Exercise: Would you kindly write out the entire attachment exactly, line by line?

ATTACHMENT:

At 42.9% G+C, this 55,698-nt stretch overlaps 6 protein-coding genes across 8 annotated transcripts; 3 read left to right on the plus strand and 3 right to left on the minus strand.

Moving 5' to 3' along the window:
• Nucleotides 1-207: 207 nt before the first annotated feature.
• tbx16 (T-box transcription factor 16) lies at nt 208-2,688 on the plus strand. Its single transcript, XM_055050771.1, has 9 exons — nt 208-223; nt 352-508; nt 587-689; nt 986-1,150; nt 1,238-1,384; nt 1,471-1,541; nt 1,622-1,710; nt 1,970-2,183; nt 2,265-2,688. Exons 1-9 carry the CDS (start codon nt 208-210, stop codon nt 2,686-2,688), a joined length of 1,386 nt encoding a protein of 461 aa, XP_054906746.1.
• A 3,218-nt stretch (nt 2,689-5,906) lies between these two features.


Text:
At 42.9% G+C, this 55,698-nt stretch overlaps 6 protein-coding genes across 8 annotated transcripts; 3 read left to right on the plus strand and 3 right to left on the minus strand.

Moving 5' to 3' along the window:
• Nucleotides 1-207: 207 nt before the first annotated feature.
• tbx16 (T-box transcription factor 16) lies at nt 208-2,688 on the plus strand. Its single transcript, XM_055050771.1, has 9 exons — nt 208-223; nt 352-508; nt 587-689; nt 986-1,150; nt 1,238-1,384; nt 1,471-1,541; nt 1,622-1,710; nt 1,970-2,183; nt 2,265-2,688. Exons 1-9 carry the CDS (start codon nt 208-210, stop codon nt 2,686-2,688), a joined length of 1,386 nt encoding a protein of 461 aa, XP_054906746.1.
• A 3,218-nt stretch (nt 2,689-5,906) lies between these two features.